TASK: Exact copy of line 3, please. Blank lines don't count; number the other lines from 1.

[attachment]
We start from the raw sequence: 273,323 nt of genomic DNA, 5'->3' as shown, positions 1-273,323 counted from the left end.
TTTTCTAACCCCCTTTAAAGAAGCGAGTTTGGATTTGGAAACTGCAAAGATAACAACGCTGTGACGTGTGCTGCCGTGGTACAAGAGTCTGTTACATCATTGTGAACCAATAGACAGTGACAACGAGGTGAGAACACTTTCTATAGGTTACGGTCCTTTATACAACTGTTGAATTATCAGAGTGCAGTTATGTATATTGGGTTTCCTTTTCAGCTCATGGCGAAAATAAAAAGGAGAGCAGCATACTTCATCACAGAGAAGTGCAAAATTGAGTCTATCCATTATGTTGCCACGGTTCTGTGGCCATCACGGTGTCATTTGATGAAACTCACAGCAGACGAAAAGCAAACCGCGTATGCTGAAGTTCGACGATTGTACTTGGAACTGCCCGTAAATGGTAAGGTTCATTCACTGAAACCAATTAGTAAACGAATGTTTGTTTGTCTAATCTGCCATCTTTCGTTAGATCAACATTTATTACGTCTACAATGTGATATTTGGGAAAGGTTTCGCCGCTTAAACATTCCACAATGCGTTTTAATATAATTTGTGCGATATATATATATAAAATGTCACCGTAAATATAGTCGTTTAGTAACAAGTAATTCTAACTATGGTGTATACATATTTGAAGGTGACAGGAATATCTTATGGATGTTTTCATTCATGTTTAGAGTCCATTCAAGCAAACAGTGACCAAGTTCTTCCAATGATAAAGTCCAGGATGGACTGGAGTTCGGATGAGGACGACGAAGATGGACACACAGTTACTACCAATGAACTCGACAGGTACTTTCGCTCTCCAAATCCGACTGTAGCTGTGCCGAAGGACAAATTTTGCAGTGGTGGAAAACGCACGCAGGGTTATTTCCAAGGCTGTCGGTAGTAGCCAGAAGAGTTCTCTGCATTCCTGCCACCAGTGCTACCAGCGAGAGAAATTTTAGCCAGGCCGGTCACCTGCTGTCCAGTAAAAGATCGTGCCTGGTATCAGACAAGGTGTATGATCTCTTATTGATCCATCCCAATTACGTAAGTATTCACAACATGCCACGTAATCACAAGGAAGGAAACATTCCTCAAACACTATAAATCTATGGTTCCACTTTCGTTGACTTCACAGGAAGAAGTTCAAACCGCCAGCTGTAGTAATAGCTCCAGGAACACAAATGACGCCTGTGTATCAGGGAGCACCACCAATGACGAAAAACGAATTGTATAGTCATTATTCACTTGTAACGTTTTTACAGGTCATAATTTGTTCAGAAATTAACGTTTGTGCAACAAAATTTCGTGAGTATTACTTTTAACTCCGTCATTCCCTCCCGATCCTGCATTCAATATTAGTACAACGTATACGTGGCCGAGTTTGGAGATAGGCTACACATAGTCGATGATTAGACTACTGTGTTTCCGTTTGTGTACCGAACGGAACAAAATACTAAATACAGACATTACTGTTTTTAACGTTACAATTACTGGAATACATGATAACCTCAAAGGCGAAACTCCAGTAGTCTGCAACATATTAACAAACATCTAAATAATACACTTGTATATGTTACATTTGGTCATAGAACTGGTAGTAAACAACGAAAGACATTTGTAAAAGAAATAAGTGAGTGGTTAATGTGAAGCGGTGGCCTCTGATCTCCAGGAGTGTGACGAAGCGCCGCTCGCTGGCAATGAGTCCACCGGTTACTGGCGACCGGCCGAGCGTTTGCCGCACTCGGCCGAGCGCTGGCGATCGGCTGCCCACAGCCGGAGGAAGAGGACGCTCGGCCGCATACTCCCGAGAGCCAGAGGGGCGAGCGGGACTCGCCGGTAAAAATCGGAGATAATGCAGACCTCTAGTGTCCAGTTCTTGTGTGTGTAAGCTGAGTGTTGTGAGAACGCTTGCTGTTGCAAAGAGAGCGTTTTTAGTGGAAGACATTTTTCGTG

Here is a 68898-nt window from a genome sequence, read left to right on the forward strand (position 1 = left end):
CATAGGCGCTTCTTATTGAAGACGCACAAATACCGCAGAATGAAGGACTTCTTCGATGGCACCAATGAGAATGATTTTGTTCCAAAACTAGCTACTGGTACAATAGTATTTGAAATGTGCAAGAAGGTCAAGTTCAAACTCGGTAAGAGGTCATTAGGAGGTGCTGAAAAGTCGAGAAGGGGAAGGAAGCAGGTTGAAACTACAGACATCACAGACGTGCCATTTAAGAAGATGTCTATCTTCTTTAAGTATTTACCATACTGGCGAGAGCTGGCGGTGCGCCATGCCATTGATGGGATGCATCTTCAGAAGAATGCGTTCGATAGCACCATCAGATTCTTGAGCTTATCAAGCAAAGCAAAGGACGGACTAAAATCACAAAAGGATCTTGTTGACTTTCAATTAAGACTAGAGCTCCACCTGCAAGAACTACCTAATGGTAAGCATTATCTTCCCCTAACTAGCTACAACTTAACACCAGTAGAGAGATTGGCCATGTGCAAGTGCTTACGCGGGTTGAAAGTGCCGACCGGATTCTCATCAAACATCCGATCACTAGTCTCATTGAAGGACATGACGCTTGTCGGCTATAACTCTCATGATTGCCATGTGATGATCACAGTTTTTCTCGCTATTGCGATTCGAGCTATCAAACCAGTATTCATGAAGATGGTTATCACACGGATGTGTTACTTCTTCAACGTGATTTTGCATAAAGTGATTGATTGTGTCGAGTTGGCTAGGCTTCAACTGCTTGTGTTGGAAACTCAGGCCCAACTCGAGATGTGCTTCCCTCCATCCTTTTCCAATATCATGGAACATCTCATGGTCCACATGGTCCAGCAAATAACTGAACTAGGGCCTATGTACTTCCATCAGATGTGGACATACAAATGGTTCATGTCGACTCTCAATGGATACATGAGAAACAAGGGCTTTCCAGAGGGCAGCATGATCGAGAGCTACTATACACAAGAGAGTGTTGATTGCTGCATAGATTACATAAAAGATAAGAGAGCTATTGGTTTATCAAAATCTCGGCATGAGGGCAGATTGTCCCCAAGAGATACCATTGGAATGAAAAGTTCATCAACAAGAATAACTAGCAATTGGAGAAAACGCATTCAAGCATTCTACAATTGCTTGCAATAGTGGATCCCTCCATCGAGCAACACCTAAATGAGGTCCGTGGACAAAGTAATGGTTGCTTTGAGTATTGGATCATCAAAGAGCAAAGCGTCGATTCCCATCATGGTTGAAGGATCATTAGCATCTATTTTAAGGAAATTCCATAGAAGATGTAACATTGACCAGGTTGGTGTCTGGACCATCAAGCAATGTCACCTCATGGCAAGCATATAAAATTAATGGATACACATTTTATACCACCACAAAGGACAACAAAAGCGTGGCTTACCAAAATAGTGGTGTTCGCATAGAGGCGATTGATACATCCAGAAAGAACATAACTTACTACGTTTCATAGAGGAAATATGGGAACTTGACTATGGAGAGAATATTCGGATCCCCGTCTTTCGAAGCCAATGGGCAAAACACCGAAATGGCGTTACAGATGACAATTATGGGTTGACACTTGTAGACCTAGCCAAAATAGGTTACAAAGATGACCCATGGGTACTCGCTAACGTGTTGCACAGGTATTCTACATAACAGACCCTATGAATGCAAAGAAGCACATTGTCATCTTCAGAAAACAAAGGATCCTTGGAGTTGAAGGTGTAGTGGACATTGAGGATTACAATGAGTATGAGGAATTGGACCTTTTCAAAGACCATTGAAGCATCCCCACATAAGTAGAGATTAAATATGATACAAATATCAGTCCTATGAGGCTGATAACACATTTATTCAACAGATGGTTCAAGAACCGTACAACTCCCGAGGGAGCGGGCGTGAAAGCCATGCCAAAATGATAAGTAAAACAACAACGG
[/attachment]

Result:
Here is a 68898-nt window from a genome sequence, read left to right on the forward strand (position 1 = left end):